We Have a Religion: The 1920s Pueblo Indian Dance Controversy and American Religious Freedom

By Tisa Wenger | Go to book overview

ACKNOWLEDGMENTS

This book could never have been completed without the assistance of the mentors, colleagues, and friends who have so generously supported my research and writing along the way. Ann Taves first inspired my interest in American religious history, provided critical feedback and encouragement on an early version of this manuscript, and has continued to serve as a mentor and inspiration for all my work. At Princeton University I benefited from the warm and collegial environment of the Department of Religion, where Leigh Eric Schmidt taught me how to be a historian of American religion and has continued to be an exceptional mentor ever since. Along with him, Albert J. Raboteau, Robert Wuthnow, Jeffrey Stout, Davíd Carrasco, and R. Marie Griffith offered invaluable advice and support in the early stages of this project. Tom Bremer, Wendy Cadge, Leslie Callahan, and Jenny Wiley Legath have given me the gift of their friendship and encouragement as well as critical readings of this work at various stages in its development. Thanks also to Patricia Bogdziewicz, Lorraine Fuhrman, and Anita Kline, who smoothed the way for all my work at Princeton. Princeton’s Center for the Study of Religion provided financial support along with the opportunity to discuss my research. I am indebted to the participants in CSR’s Religion and Culture Workshop in 2001–2 and 2003–4 for their advice and support.

Friends and colleagues from around the country have helped me develop my thinking for this book. I will be forever grateful to the incomparable Katie Lofton, who offered incisive critiques on every chapter as I wrote and did more than anyone to bolster my spirits when I was most discouraged. I benefited immensely from the opportunity to present my research at annual meetings of the American Academy of Religion, the American Society of Church History, the Berkshire Women’s History Conference, the Organization of American Historians, and the Society for the Anthropology of Religion. For their counsel at these and other forums I especially wish to thank David Daily, Pamela Klassen, Joel Martin, Michael McNally, L. G. Moses, and Inés Talamantez. As reviewers for the University of North Carolina

-xvii-

Notes for this page

Add a new note
If you are trying to select text to create highlights or citations, remember that you must now click or tap on the first word, and then click or tap on the last word.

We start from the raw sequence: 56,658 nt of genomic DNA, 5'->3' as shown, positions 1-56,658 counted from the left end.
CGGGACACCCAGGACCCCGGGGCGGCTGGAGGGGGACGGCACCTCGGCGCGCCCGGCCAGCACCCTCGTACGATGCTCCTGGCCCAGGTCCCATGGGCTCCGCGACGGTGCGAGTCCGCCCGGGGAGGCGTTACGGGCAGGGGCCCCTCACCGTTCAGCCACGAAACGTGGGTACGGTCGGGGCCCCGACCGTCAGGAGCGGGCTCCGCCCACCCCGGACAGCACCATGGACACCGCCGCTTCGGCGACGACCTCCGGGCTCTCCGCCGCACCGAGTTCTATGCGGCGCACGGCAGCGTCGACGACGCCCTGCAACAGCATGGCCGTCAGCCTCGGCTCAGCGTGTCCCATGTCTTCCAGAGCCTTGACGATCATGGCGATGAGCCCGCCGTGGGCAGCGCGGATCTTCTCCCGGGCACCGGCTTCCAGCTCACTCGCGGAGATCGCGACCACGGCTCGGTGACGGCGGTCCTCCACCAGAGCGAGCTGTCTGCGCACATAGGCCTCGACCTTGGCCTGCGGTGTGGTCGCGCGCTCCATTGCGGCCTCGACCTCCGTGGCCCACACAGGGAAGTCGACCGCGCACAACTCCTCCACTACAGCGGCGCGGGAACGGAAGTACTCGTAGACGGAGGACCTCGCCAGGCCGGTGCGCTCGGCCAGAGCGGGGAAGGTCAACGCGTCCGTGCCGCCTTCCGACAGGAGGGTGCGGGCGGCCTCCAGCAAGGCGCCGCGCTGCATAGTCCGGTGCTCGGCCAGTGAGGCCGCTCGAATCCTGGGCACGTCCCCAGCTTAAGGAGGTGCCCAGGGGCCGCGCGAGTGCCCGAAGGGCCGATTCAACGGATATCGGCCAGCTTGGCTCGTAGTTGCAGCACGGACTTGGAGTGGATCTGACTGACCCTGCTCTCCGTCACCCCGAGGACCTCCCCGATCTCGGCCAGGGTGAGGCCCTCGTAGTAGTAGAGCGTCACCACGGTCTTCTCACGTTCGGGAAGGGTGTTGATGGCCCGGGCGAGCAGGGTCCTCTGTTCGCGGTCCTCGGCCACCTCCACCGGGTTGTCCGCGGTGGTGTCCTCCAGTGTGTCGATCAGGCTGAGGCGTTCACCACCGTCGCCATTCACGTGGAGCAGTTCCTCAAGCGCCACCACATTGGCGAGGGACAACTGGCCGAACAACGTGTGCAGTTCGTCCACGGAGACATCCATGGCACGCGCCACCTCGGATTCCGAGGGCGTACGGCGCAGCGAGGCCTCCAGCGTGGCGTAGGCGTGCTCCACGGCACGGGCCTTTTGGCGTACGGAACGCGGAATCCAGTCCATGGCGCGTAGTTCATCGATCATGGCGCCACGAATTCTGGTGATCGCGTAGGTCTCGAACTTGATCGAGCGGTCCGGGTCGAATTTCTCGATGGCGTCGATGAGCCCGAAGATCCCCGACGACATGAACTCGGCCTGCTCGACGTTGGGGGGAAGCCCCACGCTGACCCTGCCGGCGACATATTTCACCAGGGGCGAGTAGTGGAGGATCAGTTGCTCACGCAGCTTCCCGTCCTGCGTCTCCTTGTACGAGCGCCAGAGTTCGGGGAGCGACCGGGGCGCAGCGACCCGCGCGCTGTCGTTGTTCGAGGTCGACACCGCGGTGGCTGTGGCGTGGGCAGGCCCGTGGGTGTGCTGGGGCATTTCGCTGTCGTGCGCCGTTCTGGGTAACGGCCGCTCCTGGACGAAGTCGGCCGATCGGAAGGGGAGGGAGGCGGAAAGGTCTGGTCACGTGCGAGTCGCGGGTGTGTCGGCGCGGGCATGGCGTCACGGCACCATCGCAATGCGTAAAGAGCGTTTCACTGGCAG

One moment ...
Default project is now your active project.
Project items
Notes
Cite this page

Cited page

Style
Citations are available only to our active members.
Buy instant access to cite pages or passages in MLA 8, MLA 7, APA and Chicago citation styles.

(Einhorn, 1992, p. 25)

(Einhorn 25)

(Einhorn 25)

1. Lois J. Einhorn, Abraham Lincoln, the Orator: Penetrating the Lincoln Legend (Westport, CT: Greenwood Press, 1992), 25, http://www.questia.com/read/27419298.

Note: primary sources have slightly different requirements for citation. Please see these guidelines for more information.

Cited page

Bookmark this page
We Have a Religion: The 1920s Pueblo Indian Dance Controversy and American Religious Freedom
Table of contents

Table of contents

Settings

Settings

Typeface
Text size Smaller Larger Reset View mode
Search within

Search within this book

Look up

Look up a word

  • Dictionary
  • Thesaurus
Please submit a word or phrase above.
Print this page

Print this page

Why can't I print more than one page at a time?

Help
Full screen
Items saved from this book
  • Bookmarks
  • Highlights & Notes
  • Citations
/ 333

matching results for page

    Questia reader help

    How to highlight and cite specific passages

    1. Click or tap the first word you want to select.
    2. Click or tap the last word you want to select, and you’ll see everything in between get selected.
    3. You’ll then get a menu of options like creating a highlight or a citation from that passage of text.

    OK, got it!

    Cited passage

    Style
    Citations are available only to our active members.
    Buy instant access to cite pages or passages in MLA 8, MLA 7, APA and Chicago citation styles.

    "Portraying himself as an honest, ordinary person helped Lincoln identify with his audiences." (Einhorn, 1992, p. 25).

    "Portraying himself as an honest, ordinary person helped Lincoln identify with his audiences." (Einhorn 25)

    "Portraying himself as an honest, ordinary person helped Lincoln identify with his audiences." (Einhorn 25)

    "Portraying himself as an honest, ordinary person helped Lincoln identify with his audiences."1

    1. Lois J. Einhorn, Abraham Lincoln, the Orator: Penetrating the Lincoln Legend (Westport, CT: Greenwood Press, 1992), 25, http://www.questia.com/read/27419298.

    Cited passage

    Thanks for trying Questia!

    Please continue trying out our research tools, but please note, full functionality is available only to our active members.

    Your work will be lost once you leave this Web page.

    Buy instant access to save your work.

    Already a member? Log in now.

    Search by... Author
    Show... All Results Primary Sources Peer-reviewed

    Oops!

    An unknown error has occurred. Please click the button below to reload the page. If the problem persists, please try again in a little while.